Preview: Friday 30 November, 6-8pm
Neon features artists who have used or subverted neon lighting in works that resonate with the spirituality of human experience or present a moment to pause and think about the nature of sacredness. Do the elevated emotions associated with religious festivals conflict with reason, the secular and ordinary aspects of everyday life? Can we experience a sense of sacred meaning and inspiration in the secular?
Neon is inspired, in art, by the monastic sites of Wearmouth and Jarrow and their founder Benedict Biscop. He brought stonemasons to build his revolutionary monastery (the first stone building in the kingdom of Northumbria), and artisans from Gaulle who made the first stained glass windows for the monastery. Glass as a transmitter of light had a symbolic significance. Light was an analogy for the Divine - 'I am the Light of the World'.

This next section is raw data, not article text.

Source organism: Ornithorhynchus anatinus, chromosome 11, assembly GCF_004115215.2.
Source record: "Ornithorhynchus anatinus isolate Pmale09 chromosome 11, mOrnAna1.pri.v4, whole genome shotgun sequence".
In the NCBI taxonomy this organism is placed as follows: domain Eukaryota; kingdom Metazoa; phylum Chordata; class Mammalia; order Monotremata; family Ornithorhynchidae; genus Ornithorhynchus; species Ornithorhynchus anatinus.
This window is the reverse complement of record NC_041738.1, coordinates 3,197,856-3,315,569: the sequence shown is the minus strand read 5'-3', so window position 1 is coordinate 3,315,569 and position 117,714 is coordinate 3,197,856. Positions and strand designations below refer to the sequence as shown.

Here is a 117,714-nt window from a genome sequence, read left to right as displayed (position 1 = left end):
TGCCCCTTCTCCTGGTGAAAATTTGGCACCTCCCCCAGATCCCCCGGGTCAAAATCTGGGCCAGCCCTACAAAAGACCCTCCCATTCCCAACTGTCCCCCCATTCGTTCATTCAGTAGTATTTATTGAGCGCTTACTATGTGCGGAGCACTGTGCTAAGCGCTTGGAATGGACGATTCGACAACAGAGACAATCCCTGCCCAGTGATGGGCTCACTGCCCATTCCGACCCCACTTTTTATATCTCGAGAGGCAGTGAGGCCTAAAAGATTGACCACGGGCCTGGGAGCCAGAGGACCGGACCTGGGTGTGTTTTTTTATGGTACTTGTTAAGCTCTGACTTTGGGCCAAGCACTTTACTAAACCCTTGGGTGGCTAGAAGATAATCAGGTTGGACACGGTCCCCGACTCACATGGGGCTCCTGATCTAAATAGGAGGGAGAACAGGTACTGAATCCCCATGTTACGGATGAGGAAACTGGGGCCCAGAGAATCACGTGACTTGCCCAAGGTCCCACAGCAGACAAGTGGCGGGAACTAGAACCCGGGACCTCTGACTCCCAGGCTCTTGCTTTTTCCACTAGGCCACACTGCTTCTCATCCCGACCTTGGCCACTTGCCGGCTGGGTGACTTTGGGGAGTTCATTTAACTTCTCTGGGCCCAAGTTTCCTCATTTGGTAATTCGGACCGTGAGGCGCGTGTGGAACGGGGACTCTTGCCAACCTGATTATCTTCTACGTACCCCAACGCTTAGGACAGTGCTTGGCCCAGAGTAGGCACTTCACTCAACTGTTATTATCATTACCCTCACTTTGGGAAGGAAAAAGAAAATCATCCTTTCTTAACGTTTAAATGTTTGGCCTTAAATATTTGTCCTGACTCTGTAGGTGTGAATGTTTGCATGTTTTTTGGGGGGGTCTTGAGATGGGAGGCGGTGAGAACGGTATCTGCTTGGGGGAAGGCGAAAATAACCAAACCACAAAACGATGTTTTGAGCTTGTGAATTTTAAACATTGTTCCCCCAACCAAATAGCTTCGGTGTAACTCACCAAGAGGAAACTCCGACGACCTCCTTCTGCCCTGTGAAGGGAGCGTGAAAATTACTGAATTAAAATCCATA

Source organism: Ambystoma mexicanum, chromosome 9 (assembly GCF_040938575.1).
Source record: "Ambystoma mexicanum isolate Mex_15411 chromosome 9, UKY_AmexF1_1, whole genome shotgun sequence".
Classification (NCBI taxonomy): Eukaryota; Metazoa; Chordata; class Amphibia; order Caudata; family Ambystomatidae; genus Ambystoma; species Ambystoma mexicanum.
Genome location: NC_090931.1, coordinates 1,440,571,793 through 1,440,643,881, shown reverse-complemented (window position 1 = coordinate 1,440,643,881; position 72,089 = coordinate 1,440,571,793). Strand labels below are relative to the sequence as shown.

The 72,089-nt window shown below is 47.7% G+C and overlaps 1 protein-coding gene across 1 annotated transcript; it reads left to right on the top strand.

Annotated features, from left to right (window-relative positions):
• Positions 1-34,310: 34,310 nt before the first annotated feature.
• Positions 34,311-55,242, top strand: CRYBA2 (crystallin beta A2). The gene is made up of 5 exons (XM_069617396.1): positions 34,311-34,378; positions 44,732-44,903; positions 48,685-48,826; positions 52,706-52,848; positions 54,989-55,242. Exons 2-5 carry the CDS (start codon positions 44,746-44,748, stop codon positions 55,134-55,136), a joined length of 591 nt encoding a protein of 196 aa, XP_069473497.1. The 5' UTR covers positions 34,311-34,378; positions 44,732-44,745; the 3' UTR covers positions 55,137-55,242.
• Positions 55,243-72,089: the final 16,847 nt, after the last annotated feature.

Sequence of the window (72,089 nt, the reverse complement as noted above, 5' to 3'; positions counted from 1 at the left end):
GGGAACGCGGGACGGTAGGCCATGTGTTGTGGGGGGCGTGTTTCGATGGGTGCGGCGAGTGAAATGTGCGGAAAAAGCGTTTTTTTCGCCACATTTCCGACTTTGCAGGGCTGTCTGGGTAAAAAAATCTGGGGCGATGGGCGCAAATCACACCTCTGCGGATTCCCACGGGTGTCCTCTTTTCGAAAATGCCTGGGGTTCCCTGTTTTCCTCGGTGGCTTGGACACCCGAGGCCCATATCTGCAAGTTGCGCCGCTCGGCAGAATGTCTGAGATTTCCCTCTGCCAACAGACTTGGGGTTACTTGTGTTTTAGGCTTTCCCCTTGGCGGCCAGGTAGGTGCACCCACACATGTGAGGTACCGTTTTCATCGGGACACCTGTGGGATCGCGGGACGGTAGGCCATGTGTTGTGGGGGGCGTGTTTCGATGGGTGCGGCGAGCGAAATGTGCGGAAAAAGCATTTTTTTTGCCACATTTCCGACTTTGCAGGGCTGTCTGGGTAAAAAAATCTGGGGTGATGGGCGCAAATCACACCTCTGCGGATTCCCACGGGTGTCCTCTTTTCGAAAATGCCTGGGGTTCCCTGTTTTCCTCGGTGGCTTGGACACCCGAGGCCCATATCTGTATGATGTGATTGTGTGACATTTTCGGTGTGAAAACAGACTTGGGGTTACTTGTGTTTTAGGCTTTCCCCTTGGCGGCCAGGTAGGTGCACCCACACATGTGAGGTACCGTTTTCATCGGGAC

Neon presents Fiona Banner’s Every Word Unmade, 26 letters of the alphabet formed in neon; bent, shaped and blown by the artist, recalling the pictographic scripts of early forms of communication. The work acknowledges neon’s allure, its relationship with advertising and ability to speak to us on a primitive level.
Much of Alec Finlay’s art has considered notions of ‘shared consciousness’, whether in collaborations with other artists and makers, or in open invitational projects where many people share the same frame or possibility.
This neon, your name here, can be seen within this context. Whose name is intended to fill this space: we are all invited to imagine ourselves ‘in light’.
Richard Meitner has been working in glass for over 30 years. His treatment of glass is poetic, reflecting an eclectic range of interests and influences, from Japanese and Italian artwork, to that of science, animals, age and decay.
History is an elegant and intriguing work that suggests neon, but is in fact, lit by the modest flame of an oil lamp.
Vong Phaophanit’s work is linked to his origins and background in Laos, a former French colony, bordered by Vietnam. Neon Rice Field was made for the Turner Prize exhibition in 1993 for which Phaophanit was nominated. The installation consists of neon lights that emit a seductive glow from beneath the surface of translucent grains of American Long Grain rice.
An essay by Paul Usherwood, Senior Lecturer of Art History at Northumbria University, will accompany the exhibition.
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